Even before we left in his jeep he pointed out what we thought were thin clouds. “Northern Lights,” he said with a big smile before driving into the hills where we could escape the glow of the street lights.

Sure enough, the moment we climbed back out into the intense minus 20 degree cold you could see the lights spread out above you – green, purple, sometimes red, lying in curtains across the sky. He then showed us how we could take time-lapsed pictures to bring up their intensity even more. It was an amazing sight and he took us to several locations impossible for a tourist to find where we could see the lights in different settings. He even brought flasks of coffee, dried reindeer meat and biscuits as a snack.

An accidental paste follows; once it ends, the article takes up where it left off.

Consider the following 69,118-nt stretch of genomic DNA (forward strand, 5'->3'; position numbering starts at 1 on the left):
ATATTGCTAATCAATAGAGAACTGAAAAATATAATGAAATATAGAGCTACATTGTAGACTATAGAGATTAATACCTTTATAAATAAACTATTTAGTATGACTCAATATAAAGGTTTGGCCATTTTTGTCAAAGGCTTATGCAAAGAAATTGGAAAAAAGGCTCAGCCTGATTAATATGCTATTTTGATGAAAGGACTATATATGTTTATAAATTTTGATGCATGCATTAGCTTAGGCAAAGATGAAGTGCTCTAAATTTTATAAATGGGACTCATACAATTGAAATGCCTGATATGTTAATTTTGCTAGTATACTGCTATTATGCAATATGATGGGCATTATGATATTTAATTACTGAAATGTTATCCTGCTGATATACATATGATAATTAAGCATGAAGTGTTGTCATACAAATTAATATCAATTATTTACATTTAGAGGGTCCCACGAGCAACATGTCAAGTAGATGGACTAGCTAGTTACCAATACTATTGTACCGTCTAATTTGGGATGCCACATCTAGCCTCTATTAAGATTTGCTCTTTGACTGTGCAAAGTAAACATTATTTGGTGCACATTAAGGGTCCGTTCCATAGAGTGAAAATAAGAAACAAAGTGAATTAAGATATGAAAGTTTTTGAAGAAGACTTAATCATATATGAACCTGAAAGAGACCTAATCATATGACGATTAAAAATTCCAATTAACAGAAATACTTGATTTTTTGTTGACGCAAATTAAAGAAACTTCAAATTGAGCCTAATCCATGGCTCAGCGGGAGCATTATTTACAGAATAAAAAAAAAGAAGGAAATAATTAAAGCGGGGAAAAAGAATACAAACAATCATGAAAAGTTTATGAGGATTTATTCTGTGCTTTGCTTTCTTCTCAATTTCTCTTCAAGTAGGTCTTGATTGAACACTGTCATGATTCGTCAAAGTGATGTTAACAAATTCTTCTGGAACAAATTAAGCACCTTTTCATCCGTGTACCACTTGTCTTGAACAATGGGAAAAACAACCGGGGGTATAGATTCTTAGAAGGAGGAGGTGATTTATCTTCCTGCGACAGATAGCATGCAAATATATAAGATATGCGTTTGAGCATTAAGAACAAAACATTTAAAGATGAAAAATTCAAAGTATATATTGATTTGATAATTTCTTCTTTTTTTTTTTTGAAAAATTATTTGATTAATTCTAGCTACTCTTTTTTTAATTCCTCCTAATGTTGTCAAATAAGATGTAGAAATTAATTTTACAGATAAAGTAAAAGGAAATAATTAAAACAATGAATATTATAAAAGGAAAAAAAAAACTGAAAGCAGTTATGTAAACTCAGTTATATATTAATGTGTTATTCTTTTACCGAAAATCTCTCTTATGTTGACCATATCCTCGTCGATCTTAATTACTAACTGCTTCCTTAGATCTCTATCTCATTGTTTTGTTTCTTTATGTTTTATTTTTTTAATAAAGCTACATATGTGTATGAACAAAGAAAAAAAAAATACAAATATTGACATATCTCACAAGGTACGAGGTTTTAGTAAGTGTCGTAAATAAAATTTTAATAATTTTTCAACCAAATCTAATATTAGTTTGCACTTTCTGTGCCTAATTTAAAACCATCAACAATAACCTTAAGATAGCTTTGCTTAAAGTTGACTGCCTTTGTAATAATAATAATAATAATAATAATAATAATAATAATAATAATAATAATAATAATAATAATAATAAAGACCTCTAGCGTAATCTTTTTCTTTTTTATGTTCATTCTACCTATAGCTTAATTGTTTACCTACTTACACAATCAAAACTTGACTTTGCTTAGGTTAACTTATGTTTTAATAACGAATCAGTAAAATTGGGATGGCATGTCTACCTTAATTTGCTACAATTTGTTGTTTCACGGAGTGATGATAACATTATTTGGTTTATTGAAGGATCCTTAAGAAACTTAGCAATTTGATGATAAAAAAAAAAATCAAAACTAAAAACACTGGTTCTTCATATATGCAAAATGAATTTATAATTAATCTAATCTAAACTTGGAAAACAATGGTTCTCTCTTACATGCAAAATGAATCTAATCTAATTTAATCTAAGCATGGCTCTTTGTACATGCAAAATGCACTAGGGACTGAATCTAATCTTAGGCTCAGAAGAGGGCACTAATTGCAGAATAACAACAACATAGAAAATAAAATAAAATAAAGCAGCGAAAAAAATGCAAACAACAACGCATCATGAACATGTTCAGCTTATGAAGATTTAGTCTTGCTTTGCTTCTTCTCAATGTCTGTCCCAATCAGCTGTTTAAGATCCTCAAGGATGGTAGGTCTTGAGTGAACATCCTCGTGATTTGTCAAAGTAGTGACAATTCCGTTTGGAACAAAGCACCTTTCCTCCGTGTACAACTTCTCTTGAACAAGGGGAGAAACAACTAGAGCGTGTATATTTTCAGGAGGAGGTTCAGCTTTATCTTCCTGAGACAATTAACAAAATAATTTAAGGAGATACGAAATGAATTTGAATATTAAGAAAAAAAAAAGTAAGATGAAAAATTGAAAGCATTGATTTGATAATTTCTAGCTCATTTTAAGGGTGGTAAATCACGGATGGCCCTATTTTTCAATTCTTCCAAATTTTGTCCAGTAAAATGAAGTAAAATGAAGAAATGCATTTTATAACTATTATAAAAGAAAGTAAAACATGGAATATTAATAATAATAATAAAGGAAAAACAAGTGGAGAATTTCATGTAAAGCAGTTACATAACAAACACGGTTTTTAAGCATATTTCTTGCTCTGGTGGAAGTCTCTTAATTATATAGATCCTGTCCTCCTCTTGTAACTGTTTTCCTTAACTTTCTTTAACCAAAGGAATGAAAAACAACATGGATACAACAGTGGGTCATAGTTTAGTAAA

The lights were the highlight of the trip but are never guaranteed. There is a high probability of seeing them, however, given Alta is well above the Arctic Circle. The trip with its safaris and ice hotel plus down time to visit Alta’s centre and its museum provides a real sampler of Arctic life so, even if the lights disappoint, the trip will have been well worth it.

Dick Ahlstrom travelled to Alta as a guest of Project Travel ( The best time to travel is mid-December to early March. It now offers a four-night “Alta Adventure” with extra activities including a snowshoe trip, ice fishing and an Arctic lunch cooked outdoors. Prices from €1,765pps, including flights, all accommodation and activities, and some meals included.